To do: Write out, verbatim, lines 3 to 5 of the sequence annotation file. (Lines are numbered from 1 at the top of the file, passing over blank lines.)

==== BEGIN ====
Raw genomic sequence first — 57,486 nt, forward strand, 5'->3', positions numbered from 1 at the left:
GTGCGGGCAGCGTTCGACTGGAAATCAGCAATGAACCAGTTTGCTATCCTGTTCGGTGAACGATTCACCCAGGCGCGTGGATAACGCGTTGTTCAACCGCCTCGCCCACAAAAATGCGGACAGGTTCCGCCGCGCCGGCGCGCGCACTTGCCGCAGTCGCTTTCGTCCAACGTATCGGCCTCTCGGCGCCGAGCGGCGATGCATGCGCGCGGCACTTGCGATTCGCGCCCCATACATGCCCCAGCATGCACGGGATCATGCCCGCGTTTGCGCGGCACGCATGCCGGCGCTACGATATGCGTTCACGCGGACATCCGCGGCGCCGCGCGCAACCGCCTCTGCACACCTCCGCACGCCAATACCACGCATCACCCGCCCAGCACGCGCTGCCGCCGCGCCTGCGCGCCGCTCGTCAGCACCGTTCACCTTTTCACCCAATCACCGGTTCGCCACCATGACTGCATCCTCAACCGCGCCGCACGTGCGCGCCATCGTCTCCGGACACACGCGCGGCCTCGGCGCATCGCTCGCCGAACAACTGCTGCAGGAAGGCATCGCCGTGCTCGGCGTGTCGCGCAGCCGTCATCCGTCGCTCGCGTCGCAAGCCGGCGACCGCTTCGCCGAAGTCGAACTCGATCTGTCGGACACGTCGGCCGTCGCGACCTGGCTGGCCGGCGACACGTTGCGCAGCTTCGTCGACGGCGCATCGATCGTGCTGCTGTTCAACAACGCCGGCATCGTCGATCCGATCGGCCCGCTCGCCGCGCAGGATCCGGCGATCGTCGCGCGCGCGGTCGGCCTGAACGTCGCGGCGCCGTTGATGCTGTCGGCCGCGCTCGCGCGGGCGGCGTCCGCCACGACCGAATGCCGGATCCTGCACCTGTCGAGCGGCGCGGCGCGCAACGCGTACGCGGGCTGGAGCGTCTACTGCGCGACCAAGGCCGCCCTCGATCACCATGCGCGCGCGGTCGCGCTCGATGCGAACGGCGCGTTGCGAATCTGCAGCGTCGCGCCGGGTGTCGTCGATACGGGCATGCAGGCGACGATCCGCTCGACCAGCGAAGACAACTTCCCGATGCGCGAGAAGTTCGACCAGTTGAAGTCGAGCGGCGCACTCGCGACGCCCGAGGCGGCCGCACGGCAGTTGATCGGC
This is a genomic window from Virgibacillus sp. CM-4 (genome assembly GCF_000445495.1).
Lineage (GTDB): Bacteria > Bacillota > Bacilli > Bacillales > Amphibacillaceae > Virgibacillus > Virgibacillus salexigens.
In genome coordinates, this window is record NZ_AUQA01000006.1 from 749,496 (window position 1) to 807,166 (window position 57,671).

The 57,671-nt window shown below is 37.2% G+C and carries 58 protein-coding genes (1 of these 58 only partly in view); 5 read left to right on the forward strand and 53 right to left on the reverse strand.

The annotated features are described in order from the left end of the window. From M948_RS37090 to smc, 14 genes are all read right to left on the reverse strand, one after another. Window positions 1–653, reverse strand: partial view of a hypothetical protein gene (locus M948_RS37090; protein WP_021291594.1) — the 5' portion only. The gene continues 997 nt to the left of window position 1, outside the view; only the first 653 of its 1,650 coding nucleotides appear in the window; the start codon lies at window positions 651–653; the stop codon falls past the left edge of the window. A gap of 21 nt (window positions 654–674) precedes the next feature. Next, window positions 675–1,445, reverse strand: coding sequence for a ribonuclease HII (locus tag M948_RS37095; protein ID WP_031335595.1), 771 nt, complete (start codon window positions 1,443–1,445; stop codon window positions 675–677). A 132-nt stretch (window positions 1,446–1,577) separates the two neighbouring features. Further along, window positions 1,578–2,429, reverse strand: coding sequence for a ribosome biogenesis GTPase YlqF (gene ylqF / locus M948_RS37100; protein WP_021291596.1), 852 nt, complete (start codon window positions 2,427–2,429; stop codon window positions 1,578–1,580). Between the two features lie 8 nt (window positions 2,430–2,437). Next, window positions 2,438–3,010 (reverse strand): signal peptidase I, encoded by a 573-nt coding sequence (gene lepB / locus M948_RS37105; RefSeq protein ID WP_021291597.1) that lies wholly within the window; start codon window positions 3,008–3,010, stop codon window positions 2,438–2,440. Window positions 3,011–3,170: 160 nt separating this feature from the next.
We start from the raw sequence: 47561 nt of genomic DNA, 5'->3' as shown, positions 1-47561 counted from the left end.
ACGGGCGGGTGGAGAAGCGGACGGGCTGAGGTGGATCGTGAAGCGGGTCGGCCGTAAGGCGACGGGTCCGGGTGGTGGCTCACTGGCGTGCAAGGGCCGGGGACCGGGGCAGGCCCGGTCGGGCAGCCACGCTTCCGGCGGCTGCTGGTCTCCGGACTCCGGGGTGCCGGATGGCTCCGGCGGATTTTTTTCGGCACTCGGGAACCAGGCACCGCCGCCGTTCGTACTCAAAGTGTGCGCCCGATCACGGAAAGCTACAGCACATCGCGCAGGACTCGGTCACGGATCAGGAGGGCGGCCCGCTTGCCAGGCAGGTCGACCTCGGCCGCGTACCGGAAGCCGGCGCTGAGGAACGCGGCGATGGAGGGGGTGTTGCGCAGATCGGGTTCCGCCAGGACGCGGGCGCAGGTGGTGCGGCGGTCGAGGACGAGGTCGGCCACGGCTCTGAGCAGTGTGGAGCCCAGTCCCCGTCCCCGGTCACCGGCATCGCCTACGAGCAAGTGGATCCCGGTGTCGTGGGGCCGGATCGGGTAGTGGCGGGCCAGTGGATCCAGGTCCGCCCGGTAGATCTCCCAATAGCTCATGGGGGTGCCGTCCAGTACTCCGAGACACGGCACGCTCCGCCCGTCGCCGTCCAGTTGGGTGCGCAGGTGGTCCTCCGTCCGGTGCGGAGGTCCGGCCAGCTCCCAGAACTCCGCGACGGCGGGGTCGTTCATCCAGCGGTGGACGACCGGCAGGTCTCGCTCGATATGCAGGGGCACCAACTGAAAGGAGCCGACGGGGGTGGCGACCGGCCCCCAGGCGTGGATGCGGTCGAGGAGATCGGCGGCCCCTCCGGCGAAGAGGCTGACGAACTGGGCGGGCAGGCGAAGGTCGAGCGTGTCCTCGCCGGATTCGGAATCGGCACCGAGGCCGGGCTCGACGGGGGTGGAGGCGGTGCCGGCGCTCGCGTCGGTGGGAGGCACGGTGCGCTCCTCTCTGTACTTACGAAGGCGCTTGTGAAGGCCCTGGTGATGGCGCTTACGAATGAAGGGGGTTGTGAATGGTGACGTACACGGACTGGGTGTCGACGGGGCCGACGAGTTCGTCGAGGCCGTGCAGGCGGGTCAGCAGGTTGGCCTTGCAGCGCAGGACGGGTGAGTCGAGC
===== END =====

This is a genomic window from Virgibacillus sp. CM-4 (genome assembly GCF_000445495.1).
Lineage (GTDB): Bacteria > Bacillota > Bacilli > Bacillales > Amphibacillaceae > Virgibacillus > Virgibacillus salexigens.
In genome coordinates, this window is record NZ_AUQA01000006.1 from 749,496 (window position 1) to 807,166 (window position 57,671).